I can hear what you’re saying, but I figure he’s only three, he didn’t want to wear his kippah, so i didn’t force him. I learned from my parenting teacher (based on the book Ohel Rachel v’Leah by Rabbi Shlanger} that until bar mitzvah our main parenting goal is to get our kids to LOVE the mitzvot, not to necessarily keep every mitzvah.

      • Chana Jenny, that sentence of yours regarding getting children to love mitzvot and not necessarily to keep all mitzvot before BM age rang so true for me. It has made me want to take a look at the book you mention…

        • JewishMom

          I think the book is quite widely available, only in Hebrew. I studied it for several years with rabbanit talia helfer

  2. What’s so interesting is that just as you pushed it deeper into your bag, he asked for it.

    Love the essay. Thank you.

  3. I want to be just as Yaakov is. I want to be me. I want to be brave and courageous. HaShem is my Keeper. He will watch over me wherever I go. Even when I walk among hostile people, I will not fear, for He is with me.

  4. Rachel F

    Giving me chills. What a tremendous responsibility!

  5. Beautiful! Recognize every single emotion you describe in this piece! Gut shabbes from Belgium

  6. Hadassah

    Interesting – my father (he should rest n peace) who had experienced some antisemitism growing up in Brooklyn in the 30’s and 40’s always wanted my brothers to wear baseball caps in public. Not having experienced any myself, I was never worried about my boys as they grew up – in various locations in California. The world seems more dangerous now.. not that I disguise my appearance but I can feel your fear. May Hashem protect your son and all Jews everywhere! Yes, B”H Hitler did not succeed – and we are here to show Am Yisroel Chai!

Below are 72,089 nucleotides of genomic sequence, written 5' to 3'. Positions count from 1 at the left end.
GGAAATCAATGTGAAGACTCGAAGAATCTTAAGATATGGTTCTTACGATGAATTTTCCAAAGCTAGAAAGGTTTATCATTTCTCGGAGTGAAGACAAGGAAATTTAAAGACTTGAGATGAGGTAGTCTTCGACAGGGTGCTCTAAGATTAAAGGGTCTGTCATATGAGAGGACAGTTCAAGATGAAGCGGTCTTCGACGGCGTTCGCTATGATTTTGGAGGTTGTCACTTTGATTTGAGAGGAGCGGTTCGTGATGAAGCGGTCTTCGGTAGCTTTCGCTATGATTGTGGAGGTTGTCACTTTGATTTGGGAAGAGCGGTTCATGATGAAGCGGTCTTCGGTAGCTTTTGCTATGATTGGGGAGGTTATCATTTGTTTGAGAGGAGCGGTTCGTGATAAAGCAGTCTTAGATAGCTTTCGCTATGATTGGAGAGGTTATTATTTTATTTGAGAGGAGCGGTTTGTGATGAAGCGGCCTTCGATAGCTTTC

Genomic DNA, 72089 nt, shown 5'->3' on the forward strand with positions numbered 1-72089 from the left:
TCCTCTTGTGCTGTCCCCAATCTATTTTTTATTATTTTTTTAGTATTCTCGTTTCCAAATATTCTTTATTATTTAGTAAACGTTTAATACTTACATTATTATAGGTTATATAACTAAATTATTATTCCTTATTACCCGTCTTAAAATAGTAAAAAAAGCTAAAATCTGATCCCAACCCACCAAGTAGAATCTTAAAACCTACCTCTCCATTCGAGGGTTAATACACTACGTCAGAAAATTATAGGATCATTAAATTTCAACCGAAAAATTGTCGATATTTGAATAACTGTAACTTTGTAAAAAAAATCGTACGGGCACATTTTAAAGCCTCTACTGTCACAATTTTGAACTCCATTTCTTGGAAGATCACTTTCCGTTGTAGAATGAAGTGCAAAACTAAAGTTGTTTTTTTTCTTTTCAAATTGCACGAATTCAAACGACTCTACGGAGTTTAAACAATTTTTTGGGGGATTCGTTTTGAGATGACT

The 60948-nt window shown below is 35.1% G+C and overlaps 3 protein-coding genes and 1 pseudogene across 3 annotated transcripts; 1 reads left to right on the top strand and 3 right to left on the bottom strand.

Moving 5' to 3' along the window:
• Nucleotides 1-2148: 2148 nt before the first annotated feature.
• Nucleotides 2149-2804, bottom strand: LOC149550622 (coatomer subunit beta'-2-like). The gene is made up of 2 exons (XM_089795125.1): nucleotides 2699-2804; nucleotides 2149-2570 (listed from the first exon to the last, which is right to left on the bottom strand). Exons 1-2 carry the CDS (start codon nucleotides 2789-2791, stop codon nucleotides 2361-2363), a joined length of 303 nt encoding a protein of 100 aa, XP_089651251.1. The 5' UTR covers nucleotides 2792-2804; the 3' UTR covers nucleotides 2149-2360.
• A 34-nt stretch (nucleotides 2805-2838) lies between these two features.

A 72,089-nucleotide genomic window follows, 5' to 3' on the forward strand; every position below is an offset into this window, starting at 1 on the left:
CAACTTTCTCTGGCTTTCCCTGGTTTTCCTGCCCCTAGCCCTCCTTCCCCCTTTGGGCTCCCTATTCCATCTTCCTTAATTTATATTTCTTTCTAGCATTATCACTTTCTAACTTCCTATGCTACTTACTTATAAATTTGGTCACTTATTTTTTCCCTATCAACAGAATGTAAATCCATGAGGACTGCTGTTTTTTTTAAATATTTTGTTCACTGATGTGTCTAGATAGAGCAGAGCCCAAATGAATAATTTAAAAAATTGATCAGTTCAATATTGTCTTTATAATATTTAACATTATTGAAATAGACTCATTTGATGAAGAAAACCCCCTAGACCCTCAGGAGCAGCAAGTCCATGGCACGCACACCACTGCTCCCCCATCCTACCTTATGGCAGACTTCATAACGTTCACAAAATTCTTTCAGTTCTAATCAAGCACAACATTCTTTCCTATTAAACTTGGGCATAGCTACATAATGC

7. I hear what you are saying about getting kids to love the mitzvos. Still, there is also the concept of kabolas ol, and by bar mitzva age its a bit late to start with kabolas ol when they are trying to become increasingly independent. Its part of why the Lubavitcher Rebbe started Tzivos Hashem because kids are raised with so much less obedience to “authority”. As with most things in life its not only chesses or only gevurah. If you only use chessed you are cutting off a part of creation- gevurah. For example my friend’s mother didnt make her sister wear skirts when she was a girl and now when she is older the sister doesnt want to and its too late insist on it.
    Im just trying to help, its great to show beauty of mitzvos, there are the chagim, shabbos etc etc. but to never insist on anything is not really a great path to take.

    • I once heard a Rabbi/educator say that when children are small, don’t make a big deal out of issues that they will do anywhay when they get older.
      There is no doubt that Yaakov will be wearing a kippah when he goes to school, and he will probably never want to take it off. So it’s counter-productive to try and get him to wear it when he’s a 3 year old on vacation.

  8. Ayalah Haas

    Chana Jenny, this is a lovely piece. May he (and all Jewish children) always make choices that give HaShem nachas.

  9. Em your words are irrelevant, Jenny is a rebbetzin and our great coach, and this beautiful -as always-text of hers just show her tremendous piety, emuna and love of Hashem and her family and am Israël ! Thank you chana ans welcome back home